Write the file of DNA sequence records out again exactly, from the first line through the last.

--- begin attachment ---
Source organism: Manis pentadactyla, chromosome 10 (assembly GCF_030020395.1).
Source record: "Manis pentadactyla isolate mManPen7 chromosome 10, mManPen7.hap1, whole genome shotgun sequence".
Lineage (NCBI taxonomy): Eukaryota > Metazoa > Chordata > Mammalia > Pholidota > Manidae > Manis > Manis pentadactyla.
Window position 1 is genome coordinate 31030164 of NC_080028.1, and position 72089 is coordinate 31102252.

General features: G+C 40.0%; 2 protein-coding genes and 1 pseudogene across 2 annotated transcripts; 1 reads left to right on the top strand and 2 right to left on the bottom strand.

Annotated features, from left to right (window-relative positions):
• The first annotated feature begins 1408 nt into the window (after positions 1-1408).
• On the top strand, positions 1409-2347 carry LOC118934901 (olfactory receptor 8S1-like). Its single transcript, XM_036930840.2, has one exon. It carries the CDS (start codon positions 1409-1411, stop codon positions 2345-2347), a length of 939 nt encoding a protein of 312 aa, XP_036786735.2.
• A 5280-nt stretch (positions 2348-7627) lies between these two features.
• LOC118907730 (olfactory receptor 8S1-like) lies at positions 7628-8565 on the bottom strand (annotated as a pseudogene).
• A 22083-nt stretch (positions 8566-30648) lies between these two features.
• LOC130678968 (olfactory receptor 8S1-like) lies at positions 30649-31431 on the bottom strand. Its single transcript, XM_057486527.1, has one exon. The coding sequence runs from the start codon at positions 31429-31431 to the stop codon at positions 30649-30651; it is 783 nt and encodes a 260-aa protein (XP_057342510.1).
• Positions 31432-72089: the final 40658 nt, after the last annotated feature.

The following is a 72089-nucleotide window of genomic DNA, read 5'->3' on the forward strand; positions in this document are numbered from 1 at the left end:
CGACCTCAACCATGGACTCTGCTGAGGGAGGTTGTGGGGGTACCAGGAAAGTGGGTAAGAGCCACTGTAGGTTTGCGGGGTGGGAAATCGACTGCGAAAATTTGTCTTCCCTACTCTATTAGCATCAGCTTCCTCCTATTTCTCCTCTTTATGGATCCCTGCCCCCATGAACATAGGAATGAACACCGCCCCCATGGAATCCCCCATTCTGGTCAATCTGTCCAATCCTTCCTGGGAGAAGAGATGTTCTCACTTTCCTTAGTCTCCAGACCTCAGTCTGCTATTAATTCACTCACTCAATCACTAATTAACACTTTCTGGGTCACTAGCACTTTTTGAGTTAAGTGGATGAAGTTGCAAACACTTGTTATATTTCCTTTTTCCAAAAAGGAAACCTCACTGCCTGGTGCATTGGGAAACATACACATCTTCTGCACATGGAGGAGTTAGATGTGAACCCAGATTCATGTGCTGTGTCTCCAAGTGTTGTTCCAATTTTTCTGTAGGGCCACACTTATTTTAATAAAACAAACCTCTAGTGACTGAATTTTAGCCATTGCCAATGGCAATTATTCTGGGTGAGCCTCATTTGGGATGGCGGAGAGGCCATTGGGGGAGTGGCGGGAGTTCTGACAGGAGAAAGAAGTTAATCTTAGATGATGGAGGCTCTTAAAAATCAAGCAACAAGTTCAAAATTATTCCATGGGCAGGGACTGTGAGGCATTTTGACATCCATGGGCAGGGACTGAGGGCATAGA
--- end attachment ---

Source organism: Manis pentadactyla, chromosome 10 (assembly GCF_030020395.1).
Source record: "Manis pentadactyla isolate mManPen7 chromosome 10, mManPen7.hap1, whole genome shotgun sequence".
Lineage (NCBI taxonomy): Eukaryota > Metazoa > Chordata > Mammalia > Pholidota > Manidae > Manis > Manis pentadactyla.
Window position 1 is genome coordinate 31030164 of NC_080028.1, and position 72089 is coordinate 31102252.

General features: G+C 40.0%; 2 protein-coding genes and 1 pseudogene across 2 annotated transcripts; 1 reads left to right on the top strand and 2 right to left on the bottom strand.

Annotated features, from left to right (window-relative positions):
• The first annotated feature begins 1408 nt into the window (after positions 1-1408).
• On the top strand, positions 1409-2347 carry LOC118934901 (olfactory receptor 8S1-like). Its single transcript, XM_036930840.2, has one exon. It carries the CDS (start codon positions 1409-1411, stop codon positions 2345-2347), a length of 939 nt encoding a protein of 312 aa, XP_036786735.2.
• A 5280-nt stretch (positions 2348-7627) lies between these two features.
• LOC118907730 (olfactory receptor 8S1-like) lies at positions 7628-8565 on the bottom strand (annotated as a pseudogene).
• A 22083-nt stretch (positions 8566-30648) lies between these two features.
• LOC130678968 (olfactory receptor 8S1-like) lies at positions 30649-31431 on the bottom strand. Its single transcript, XM_057486527.1, has one exon. The coding sequence runs from the start codon at positions 31429-31431 to the stop codon at positions 30649-30651; it is 783 nt and encodes a 260-aa protein (XP_057342510.1).
• Positions 31432-72089: the final 40658 nt, after the last annotated feature.

The following is a 72089-nucleotide window of genomic DNA, read 5'->3' on the forward strand; positions in this document are numbered from 1 at the left end:
CGACCTCAACCATGGACTCTGCTGAGGGAGGTTGTGGGGGTACCAGGAAAGTGGGTAAGAGCCACTGTAGGTTTGCGGGGTGGGAAATCGACTGCGAAAATTTGTCTTCCCTACTCTATTAGCATCAGCTTCCTCCTATTTCTCCTCTTTATGGATCCCTGCCCCCATGAACATAGGAATGAACACCGCCCCCATGGAATCCCCCATTCTGGTCAATCTGTCCAATCCTTCCTGGGAGAAGAGATGTTCTCACTTTCCTTAGTCTCCAGACCTCAGTCTGCTATTAATTCACTCACTCAATCACTAATTAACACTTTCTGGGTCACTAGCACTTTTTGAGTTAAGTGGATGAAGTTGCAAACACTTGTTATATTTCCTTTTTCCAAAAAGGAAACCTCACTGCCTGGTGCATTGGGAAACATACACATCTTCTGCACATGGAGGAGTTAGATGTGAACCCAGATTCATGTGCTGTGTCTCCAAGTGTTGTTCCAATTTTTCTGTAGGGCCACACTTATTTTAATAAAACAAACCTCTAGTGACTGAATTTTAGCCATTGCCAATGGCAATTATTCTGGGTGAGCCTCATTTGGGATGGCGGAGAGGCCATTGGGGGAGTGGCGGGAGTTCTGACAGGAGAAAGAAGTTAATCTTAGATGATGGAGGCTCTTAAAAATCAAGCAACAAGTTCAAAATTATTCCATGGGCAGGGACTGTGAGGCATTTTGACATCCATGGGCAGGGACTGAGGGCATAGA